Many people have a hard time understanding how accounting works, but it’s actually not that difficult. This article will cover some basic accounting information.
Single-entry and Double Entry
The very first thing you must understand about accounting is the difference between double entry and single-entry bookkeeping. They are named as such because of the way they “enter” transactions into the accounts. Simply put, double-entry means two entries for each transaction – usually one debit and one credit to two different accounts.
Single entry means there is only one entry for each transaction – usually debit or credit but not both to the same account. Double Entry Accounting is considered more accurate by most experts mainly due to this reason- if there are any errors in your books, ‘ll show up with double-entry.
Accounts and Journals
The next thing you need to know is that there is a difference between accounts and journals. Accounts are the actual accounts that you have control over they’re all listed in your chart of accounts. Journals are simply lists of transactions – for example, if I purchase a new computer on my debit card I would record this transaction in my cash journal.
From there, it’ll transfer to the computer expense account (which is under assets) in the general ledger (the master list that ties all your transactions together). You can also think of this like bank statements – journals are like every transaction listed day by day along with where it was deducted from or deposited into; accounts are what those amounts mean to you i.e. how much money do I have in my savings account?
Debit and Credit
The last thing you need to know is what debit and credit mean. This will be the hardest concept for most people to understand, but it’s not that difficult. A debit is an increase in the balance of an asset, expense, or liability account while a credit does the opposite – it decreases the balance of any given accounts.
An easy way to remember this is that debits always go with credits – when you take money out of your bank account it increases your savings (assets) because there’s less money in checking (liabilities). If you go back into the bank and deposit more money into checking, then your liabilities have decreased so your assets must have increased by the same amount!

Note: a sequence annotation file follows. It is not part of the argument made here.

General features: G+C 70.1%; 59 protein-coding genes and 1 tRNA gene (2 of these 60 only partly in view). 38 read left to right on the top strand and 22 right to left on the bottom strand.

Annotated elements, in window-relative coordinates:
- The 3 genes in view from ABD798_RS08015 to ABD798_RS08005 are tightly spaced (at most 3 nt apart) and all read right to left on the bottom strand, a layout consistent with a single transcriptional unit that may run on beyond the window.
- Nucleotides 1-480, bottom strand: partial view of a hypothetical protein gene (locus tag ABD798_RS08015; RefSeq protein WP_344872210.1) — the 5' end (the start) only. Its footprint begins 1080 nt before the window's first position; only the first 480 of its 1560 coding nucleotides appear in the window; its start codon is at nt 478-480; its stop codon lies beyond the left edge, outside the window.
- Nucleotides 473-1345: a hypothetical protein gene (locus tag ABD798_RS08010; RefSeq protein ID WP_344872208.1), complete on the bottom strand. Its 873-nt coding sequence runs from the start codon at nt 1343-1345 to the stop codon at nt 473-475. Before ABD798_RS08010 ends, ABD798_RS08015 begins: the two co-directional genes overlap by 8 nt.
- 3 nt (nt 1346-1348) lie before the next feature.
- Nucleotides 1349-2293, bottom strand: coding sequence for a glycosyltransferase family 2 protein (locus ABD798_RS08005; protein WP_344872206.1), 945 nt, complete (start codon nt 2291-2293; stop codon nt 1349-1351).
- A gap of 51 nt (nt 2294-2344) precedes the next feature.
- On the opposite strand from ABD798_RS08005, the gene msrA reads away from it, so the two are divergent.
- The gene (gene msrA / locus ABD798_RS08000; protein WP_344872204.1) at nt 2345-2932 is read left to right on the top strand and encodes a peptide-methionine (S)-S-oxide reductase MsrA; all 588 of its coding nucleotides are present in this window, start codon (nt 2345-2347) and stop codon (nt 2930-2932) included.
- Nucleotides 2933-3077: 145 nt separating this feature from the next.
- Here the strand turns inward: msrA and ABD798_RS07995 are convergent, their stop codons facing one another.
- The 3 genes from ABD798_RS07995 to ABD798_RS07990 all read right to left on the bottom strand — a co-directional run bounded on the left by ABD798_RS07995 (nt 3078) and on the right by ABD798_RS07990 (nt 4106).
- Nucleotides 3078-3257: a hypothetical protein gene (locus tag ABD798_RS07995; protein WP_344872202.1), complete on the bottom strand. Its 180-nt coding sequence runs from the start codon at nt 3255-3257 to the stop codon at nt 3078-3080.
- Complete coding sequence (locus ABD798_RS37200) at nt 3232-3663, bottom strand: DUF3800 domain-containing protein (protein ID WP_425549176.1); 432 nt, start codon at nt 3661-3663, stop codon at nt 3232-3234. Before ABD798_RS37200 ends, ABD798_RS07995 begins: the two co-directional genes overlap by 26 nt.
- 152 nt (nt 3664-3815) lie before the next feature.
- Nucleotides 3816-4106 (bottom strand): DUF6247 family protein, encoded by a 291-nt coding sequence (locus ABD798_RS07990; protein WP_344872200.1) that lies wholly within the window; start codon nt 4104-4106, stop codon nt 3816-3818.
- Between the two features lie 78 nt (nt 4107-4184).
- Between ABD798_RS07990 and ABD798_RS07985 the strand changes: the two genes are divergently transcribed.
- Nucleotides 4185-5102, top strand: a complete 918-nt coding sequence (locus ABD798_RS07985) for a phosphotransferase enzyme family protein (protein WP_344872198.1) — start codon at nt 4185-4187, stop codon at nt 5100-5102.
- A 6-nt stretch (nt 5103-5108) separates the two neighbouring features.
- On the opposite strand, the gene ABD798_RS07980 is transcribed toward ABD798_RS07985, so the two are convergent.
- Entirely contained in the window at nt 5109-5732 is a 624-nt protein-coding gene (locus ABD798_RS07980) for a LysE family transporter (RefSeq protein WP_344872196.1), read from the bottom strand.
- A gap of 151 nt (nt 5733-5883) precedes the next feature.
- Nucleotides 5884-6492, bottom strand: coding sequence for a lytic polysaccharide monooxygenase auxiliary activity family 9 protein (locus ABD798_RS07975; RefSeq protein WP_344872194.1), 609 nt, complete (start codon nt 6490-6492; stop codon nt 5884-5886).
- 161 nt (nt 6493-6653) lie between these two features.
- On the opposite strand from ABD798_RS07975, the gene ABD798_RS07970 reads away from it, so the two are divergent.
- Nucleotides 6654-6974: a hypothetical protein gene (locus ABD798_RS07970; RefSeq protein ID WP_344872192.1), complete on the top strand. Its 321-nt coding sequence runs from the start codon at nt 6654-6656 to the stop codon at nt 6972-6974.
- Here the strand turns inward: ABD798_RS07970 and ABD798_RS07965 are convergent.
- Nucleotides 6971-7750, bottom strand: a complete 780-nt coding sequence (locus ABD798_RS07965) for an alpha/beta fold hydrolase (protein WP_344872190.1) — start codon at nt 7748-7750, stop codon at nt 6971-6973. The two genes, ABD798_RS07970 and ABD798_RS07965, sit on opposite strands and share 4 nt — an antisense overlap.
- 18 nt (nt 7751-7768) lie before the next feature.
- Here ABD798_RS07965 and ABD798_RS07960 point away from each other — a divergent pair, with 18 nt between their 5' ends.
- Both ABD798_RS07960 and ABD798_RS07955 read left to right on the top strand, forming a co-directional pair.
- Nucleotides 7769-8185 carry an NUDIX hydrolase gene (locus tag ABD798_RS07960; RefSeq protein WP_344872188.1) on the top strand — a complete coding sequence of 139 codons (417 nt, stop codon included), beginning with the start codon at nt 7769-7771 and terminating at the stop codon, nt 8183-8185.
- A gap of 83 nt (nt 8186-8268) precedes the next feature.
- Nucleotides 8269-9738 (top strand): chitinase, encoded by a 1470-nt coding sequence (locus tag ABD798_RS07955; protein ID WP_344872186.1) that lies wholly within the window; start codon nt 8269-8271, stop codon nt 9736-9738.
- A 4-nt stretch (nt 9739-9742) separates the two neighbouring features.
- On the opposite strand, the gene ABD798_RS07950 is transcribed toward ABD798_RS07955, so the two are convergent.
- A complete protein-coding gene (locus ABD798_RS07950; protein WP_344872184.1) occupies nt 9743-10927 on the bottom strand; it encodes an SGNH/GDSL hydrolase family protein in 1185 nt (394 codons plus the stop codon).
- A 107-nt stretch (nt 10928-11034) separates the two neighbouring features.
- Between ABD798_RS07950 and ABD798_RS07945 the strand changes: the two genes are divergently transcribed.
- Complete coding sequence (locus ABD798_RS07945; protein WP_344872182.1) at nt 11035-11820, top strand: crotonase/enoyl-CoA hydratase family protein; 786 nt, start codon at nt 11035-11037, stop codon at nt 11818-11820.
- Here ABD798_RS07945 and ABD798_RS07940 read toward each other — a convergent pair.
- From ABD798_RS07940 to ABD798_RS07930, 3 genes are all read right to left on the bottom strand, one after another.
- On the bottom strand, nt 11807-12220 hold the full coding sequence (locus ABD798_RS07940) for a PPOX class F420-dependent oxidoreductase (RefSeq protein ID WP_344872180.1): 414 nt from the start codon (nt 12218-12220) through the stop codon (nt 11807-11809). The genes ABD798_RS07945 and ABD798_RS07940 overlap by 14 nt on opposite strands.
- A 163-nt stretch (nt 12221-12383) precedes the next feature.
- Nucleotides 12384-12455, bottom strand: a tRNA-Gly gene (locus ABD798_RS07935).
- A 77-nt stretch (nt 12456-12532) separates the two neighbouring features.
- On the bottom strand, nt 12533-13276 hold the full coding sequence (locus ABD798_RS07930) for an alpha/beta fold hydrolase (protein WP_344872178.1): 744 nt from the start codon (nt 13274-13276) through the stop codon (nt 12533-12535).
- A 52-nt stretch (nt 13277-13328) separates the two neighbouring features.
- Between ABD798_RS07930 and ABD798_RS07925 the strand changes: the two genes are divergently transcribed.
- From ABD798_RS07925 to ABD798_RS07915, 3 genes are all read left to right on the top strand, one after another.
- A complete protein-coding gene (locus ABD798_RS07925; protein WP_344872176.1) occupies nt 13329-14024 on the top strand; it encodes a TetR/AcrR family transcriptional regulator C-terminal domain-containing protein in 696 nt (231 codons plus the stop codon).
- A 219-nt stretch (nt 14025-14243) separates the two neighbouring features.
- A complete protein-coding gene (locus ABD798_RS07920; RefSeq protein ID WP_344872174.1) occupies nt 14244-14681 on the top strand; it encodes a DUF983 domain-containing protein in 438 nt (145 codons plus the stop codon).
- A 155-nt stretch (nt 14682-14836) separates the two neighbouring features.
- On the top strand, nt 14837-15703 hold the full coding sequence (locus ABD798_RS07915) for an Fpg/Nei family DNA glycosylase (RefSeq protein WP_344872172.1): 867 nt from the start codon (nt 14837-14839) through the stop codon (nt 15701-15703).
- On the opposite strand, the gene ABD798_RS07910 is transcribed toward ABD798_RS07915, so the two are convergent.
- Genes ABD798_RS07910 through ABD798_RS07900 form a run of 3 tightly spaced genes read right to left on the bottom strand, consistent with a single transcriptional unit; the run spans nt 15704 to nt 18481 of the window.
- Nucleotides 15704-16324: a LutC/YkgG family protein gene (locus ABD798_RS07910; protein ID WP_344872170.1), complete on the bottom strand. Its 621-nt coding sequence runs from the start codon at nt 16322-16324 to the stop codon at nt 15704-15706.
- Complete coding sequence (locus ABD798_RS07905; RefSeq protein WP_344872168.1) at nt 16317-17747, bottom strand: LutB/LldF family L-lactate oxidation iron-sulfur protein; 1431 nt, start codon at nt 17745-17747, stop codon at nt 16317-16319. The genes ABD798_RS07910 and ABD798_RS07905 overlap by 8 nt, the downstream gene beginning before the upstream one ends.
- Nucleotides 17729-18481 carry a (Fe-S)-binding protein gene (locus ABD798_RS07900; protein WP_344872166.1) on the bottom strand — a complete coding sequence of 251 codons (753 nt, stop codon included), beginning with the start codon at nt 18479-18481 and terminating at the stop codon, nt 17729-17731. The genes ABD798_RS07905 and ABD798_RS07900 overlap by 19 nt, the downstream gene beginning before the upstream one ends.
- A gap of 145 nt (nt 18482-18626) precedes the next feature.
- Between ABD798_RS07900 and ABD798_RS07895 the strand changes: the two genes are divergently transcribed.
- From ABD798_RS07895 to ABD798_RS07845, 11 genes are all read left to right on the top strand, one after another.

Another way to remember this is that debits are on the left side of an account (they’re listed first) and credits are on the right. For example, if you want to buy a new computer your assets will decrease by $500 because you just spent money. Your bank account would be credited with $500 because it’s helping increase the balance in there.
Then you’ll also see a debit for $500 under ‘computer’ (an expense) because you now own one! Notice that every time there is a credit all your accounts move over to the right; each time they’re debited, they move over to the left?
These concepts make up very basic accounting information- it gets much more difficult as you learn about debits and credits in other places, but overall it’s not that complicated!
As long as you remember the balance of every account must always equal zero (total debits = total credits) and once money is taken out of an account, its balance decreases (debit), and if more money is put into an account then its balance increases (credit), you’ll be good to go!
Note: This article should only be used for background information. No single source such as this can cover everything about accounting. Additional research will need to be done by the writer to fill in the gaps. For example, an actual journal entry includes a “code” that tells the accountant what type of transaction occurred.
Also, focus on how each transaction affects both sides of the balance sheet. For example, a purchase of a computer affects both the assets and the equity section on the balance sheet.
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